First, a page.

• $\begingroup$ I know it is a system property but then where's flaw in my reasoning. I only want to have correct understanding of the fact that how does work done against conservative forces gets stored as potential energy of a system $\endgroup$ Sep 5, 2021 at 15:19
  • $\begingroup$ @LalitTolani OK, then I'm not sure exactly what your reasoning is in the last paragraph of your post. Gravity does negative work taking energy away from the object (that would otherwise been kinetic energy per the work energy theorem) and storing it as gravitational potential energy of the earth-block system. Precisely what is it about that that you don't understand? You know the block has energy if it were to fall on your head. But it wouldn't "fall" in the first place without gravity doing positive work on it. $\endgroup$
    – Bob D
    Sep 5, 2021 at 15:37
  • $\begingroup$ @LalitTolani Potential energy can be tricky to grasp because it is not clear how or where the energy is stored. Nevertheless it is stored in the system and not within either object. Think of the block and the Earth as were they either end of a spring. You can't "remove" one end. We wouldn't know what that even means. That would mean that the spring doesn't exist at all to store energy in. Similarly, you can't remove the block or the Earth - they are the two "ends" of the gravitational system. Removing one "endW would mean no system to store gravitational energy in at all. $\endgroup$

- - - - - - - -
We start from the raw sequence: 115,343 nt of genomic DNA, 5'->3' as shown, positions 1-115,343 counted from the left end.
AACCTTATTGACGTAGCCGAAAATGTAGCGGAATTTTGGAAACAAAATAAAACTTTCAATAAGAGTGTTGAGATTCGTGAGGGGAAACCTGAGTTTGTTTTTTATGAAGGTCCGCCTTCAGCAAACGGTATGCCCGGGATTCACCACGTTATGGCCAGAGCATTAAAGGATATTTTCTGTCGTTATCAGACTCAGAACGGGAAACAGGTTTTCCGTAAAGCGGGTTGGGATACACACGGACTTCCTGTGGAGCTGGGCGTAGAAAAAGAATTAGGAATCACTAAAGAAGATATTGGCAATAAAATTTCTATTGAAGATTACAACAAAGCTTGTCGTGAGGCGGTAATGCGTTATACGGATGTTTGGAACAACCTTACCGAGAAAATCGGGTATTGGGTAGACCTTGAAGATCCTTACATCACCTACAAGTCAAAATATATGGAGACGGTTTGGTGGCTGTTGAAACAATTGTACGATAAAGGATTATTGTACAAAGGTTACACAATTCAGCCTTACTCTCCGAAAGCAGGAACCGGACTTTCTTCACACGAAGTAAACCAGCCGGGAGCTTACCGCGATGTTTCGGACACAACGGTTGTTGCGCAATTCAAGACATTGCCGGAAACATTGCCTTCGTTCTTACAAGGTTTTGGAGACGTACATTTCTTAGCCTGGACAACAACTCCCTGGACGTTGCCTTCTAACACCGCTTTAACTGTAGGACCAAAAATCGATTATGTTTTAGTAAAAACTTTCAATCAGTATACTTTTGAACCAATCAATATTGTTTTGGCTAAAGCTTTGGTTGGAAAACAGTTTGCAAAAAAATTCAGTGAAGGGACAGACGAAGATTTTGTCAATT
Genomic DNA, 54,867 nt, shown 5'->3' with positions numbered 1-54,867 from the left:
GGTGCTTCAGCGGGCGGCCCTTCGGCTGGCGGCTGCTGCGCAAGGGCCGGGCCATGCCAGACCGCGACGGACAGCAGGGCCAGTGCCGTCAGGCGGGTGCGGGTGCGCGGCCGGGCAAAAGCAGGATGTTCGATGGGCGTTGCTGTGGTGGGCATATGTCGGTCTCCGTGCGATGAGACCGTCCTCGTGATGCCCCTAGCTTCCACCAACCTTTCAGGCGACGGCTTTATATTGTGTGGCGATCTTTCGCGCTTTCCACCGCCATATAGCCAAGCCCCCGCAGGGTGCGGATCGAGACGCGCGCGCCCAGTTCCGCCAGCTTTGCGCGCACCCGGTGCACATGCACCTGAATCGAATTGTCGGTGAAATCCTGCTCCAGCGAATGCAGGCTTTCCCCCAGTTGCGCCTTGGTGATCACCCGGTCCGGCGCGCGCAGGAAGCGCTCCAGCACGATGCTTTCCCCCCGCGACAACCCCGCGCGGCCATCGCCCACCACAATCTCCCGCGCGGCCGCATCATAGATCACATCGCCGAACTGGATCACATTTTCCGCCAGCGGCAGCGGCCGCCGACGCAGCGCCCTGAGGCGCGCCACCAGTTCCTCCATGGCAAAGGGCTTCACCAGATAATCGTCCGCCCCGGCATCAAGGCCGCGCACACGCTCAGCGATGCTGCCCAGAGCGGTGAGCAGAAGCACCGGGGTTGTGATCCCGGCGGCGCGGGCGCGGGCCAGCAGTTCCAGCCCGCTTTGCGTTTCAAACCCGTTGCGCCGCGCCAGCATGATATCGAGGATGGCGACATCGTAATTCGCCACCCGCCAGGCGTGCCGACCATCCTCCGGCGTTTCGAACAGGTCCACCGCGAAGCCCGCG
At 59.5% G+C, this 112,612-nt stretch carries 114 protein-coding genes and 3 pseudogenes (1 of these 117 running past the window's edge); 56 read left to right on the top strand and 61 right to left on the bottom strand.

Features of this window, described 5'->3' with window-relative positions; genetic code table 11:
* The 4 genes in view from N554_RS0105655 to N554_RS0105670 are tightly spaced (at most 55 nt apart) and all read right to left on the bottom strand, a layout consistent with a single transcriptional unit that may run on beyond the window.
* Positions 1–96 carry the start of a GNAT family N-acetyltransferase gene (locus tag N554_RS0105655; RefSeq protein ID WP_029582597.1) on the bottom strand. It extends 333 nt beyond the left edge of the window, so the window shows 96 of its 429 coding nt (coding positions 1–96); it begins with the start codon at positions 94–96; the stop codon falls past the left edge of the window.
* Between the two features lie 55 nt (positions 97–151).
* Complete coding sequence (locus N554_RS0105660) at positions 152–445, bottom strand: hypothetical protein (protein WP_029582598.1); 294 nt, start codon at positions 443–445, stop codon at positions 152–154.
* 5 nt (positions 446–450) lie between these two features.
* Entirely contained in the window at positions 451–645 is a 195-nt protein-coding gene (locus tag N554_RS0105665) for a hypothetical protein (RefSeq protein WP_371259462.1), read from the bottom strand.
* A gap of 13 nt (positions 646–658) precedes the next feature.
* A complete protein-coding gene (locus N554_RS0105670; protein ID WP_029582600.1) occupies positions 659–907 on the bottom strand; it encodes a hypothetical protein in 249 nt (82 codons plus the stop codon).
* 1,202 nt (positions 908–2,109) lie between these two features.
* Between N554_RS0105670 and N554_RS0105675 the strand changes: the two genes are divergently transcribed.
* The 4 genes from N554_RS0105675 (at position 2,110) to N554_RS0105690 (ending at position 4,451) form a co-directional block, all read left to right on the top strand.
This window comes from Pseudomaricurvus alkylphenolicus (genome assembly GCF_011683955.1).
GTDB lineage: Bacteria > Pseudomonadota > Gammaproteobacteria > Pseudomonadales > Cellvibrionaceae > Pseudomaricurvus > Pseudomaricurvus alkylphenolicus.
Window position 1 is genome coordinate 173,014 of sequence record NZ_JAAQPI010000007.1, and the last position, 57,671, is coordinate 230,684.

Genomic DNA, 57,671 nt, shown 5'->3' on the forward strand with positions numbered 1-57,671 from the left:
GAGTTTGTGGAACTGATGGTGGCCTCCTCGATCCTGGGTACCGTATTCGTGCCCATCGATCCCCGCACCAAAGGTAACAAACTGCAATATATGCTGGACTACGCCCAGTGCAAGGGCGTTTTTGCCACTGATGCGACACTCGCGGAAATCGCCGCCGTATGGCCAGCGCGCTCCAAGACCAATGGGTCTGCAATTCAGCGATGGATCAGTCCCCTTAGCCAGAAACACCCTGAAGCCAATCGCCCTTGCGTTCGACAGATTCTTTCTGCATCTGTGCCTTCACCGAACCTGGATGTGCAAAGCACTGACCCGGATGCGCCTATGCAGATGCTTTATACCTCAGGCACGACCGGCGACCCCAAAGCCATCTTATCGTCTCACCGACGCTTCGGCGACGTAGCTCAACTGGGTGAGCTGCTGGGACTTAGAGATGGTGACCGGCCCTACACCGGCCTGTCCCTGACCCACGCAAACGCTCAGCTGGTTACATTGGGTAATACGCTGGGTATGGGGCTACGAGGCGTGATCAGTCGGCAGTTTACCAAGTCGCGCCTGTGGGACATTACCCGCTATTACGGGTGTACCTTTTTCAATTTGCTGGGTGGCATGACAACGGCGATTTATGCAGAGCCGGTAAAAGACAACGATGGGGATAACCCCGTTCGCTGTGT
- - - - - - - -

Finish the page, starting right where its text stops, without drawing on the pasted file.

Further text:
– Steeven
    Sep 5, 2021 at 16:27
0
$\begingroup$

If you write the gravitational potential energy of the total system it is written as $$E_{\rm p}= -\frac{GM_{\oplus}m}{R_{\oplus}+h}$$ where $G$ is Newton's constant, $M_{\oplus}$ is the mass of Earth, $m$ is the mass of the block, $R_{\oplus}$ is the radius of Earth and $h$ is the distance between the surface of Earth and the block.